One method of increasing your home’s energy efficiency is by reducing the amount of energy you spend on lighting through complete utilization of natural light. Simple sunlight can save you money on your energy bill by reducing the need to use light fixtures around your home.
How can you capture the power of raw sunlight? There are several different methods for doing just that.
First, it is best to have north-facing and south-facing windows in your home, instead of east- or west-facing windows. Keep this in mind if you are in the market for a new house or apartment.
North-facing windows are great for letting in an even amount of light that doesn’t provide a glare, while south-facing windows are well-designed for moderating seasonal temperatures, letting in a great deal of heat during the winter and limiting that same amount during the summer.
East-facing and west-facing windows, however, provide a great deal of daylight during the morning and evening and are poor at regulating temperatures during the extreme seasons.
The Energy Center of Wisconsin did a study that aimed to prove that this concept works. For this study, the researchers designed a control room and a test room, where they measured the amount of energy costs of each room, comparing them based on their differences—the key one being the way each room used natural light.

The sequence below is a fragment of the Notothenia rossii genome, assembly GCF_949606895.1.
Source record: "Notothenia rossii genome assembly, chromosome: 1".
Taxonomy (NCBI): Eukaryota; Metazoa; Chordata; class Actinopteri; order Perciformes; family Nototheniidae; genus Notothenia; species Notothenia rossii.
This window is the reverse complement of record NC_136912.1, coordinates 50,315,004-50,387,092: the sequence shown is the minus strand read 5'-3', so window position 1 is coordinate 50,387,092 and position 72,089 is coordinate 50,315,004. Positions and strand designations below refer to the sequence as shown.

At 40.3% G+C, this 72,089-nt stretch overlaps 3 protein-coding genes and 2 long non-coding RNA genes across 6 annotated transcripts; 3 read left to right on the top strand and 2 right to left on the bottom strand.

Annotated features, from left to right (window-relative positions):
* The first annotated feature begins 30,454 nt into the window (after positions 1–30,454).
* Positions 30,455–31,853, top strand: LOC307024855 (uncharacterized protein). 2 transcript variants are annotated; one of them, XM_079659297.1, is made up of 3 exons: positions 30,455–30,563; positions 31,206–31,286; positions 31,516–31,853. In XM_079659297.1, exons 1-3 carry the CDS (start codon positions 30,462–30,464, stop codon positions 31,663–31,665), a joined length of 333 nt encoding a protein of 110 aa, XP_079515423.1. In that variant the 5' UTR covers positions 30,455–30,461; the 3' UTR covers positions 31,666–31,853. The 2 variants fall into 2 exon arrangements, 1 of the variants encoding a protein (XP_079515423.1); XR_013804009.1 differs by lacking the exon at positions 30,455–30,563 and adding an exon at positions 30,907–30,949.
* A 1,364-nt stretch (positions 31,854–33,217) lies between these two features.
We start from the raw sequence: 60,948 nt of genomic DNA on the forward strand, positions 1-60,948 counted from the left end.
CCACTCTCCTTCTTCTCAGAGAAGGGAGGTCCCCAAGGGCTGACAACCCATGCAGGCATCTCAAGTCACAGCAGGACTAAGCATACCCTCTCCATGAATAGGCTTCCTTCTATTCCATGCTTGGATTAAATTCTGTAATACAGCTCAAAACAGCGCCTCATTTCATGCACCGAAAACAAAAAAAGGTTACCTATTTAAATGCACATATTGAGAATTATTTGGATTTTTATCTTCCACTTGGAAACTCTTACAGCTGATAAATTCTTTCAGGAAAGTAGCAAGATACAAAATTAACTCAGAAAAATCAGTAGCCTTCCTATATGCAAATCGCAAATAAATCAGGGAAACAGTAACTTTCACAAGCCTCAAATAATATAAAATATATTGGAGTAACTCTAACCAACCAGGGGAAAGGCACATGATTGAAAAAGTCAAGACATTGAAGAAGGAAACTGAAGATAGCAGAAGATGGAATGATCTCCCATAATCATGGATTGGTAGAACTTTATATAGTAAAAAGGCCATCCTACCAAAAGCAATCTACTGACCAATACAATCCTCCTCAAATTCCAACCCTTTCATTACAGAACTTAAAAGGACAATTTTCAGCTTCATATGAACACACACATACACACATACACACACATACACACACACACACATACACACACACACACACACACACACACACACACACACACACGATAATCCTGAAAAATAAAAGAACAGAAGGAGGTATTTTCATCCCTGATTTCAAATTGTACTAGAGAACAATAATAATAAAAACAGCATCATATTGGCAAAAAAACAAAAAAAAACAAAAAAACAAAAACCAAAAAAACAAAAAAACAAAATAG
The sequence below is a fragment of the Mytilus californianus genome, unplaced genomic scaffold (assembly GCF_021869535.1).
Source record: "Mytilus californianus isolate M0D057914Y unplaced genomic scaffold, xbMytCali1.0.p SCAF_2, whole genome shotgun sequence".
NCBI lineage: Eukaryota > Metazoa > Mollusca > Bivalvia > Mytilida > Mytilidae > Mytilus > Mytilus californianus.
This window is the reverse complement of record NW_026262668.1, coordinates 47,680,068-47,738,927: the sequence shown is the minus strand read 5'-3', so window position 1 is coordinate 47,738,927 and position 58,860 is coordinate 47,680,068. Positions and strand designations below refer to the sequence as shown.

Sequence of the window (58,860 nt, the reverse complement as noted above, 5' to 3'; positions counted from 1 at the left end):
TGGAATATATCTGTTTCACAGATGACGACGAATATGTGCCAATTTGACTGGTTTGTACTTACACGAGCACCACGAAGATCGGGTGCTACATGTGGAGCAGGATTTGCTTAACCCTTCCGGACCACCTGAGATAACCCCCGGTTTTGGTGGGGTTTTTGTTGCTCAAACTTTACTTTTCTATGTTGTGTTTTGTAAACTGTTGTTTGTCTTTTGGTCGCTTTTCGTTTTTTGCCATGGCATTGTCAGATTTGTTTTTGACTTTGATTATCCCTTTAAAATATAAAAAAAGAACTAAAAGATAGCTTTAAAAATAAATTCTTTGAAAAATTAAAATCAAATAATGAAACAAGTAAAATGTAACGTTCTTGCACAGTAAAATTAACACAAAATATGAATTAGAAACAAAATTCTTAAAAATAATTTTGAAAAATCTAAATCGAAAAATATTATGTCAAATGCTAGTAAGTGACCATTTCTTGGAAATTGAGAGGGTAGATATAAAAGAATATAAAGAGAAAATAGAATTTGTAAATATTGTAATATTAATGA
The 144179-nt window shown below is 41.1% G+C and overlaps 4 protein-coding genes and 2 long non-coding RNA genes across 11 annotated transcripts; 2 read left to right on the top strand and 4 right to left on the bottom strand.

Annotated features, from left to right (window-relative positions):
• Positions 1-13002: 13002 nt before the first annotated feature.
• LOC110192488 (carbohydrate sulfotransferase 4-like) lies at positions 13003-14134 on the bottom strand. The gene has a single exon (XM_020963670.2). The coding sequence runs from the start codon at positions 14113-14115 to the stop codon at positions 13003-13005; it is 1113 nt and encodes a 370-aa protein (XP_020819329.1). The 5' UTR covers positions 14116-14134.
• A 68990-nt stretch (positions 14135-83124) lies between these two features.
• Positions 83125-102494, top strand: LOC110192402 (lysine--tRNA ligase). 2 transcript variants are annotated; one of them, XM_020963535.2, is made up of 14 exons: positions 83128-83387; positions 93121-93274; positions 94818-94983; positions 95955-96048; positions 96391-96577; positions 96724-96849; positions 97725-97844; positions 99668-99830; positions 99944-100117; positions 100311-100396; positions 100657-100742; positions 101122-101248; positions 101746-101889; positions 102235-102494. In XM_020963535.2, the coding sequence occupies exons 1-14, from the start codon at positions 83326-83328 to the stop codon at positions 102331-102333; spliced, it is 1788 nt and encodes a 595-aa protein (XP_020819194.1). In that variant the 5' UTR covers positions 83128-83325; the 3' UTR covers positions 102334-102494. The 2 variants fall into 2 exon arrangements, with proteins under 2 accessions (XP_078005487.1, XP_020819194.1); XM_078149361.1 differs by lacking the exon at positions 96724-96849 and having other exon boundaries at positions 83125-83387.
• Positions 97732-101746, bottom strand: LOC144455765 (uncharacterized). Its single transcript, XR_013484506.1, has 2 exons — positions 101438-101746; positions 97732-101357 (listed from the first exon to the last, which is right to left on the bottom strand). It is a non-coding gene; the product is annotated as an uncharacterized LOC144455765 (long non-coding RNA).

The results of the study showed lighting savings of 32 percent and cooling savings of 25 percent in the test room using natural light, though heating costs were negligibly higher. The end result was 22 percent total savings.
What else can you do to make use of natural sunlight? Instead of windows, you can use skylights to capture sunlight. Not only does this let in natural sunlight, but it also doesn’t sacrifice privacy, which can potentially become a problem with constantly opened windows.
If you are living in an apartment instead of a house, there is little you can do about using natural lighting, aside from keeping your windows un-obscured and choosing an apartment that already has north and south-facing windows.
However, it is important to note that heating and cooling in apartment buildings is often rolled into the price of rent and therefore can’t really be decreased. Landlords generally follow this practice because it can become very difficult to trace the amount used by each unit in a building.
In the end, though, you can still save money on your electricity bill by reducing the amount of light fixtures you must use at one time.
What do you think about utilizing natural lighting in your home?